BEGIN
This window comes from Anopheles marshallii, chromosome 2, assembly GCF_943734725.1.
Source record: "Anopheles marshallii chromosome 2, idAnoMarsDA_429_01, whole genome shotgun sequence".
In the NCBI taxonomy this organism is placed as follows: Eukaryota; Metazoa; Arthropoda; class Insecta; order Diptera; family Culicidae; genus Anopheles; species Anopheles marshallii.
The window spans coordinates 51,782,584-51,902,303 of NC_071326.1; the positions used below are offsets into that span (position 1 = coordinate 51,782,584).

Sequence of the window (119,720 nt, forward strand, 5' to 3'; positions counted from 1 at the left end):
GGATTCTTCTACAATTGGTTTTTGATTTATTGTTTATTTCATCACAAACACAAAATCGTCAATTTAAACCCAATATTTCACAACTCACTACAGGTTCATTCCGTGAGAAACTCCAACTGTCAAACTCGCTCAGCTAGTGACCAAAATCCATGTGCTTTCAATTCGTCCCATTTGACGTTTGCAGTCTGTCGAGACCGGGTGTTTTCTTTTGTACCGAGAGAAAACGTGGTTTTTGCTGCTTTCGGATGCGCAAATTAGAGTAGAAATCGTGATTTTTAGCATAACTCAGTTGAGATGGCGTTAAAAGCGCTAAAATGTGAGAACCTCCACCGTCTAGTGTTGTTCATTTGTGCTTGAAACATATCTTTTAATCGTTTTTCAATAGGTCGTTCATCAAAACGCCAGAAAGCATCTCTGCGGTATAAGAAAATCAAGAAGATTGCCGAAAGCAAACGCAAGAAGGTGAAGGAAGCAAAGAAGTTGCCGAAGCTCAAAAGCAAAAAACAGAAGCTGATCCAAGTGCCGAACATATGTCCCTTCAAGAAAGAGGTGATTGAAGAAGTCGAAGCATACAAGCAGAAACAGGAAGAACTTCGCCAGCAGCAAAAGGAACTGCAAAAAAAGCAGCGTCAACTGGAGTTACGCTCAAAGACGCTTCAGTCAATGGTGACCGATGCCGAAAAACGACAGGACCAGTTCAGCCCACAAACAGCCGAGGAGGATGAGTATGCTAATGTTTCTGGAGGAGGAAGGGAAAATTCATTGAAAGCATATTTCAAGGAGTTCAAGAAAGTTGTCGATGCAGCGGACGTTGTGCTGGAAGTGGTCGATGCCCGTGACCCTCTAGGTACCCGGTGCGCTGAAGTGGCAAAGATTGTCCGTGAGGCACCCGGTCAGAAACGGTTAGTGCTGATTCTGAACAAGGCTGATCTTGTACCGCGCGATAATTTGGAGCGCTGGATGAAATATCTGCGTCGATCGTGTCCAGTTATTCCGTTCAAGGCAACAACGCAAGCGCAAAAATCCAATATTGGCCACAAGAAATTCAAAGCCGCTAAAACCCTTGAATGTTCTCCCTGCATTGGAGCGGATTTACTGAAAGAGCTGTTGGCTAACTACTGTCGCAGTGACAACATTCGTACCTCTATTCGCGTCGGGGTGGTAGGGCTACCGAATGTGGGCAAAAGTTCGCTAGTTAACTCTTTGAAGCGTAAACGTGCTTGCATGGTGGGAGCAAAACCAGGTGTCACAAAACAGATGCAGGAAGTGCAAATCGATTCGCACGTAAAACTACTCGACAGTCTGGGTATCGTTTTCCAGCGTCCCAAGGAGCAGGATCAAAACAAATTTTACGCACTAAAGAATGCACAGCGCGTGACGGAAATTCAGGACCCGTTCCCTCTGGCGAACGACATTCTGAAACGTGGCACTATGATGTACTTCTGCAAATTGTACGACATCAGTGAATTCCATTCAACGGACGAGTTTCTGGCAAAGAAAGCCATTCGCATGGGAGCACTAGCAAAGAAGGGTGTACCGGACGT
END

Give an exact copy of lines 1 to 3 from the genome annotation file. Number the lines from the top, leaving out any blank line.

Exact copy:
This window comes from Anopheles marshallii, chromosome 2, assembly GCF_943734725.1.
Source record: "Anopheles marshallii chromosome 2, idAnoMarsDA_429_01, whole genome shotgun sequence".
In the NCBI taxonomy this organism is placed as follows: Eukaryota; Metazoa; Arthropoda; class Insecta; order Diptera; family Culicidae; genus Anopheles; species Anopheles marshallii.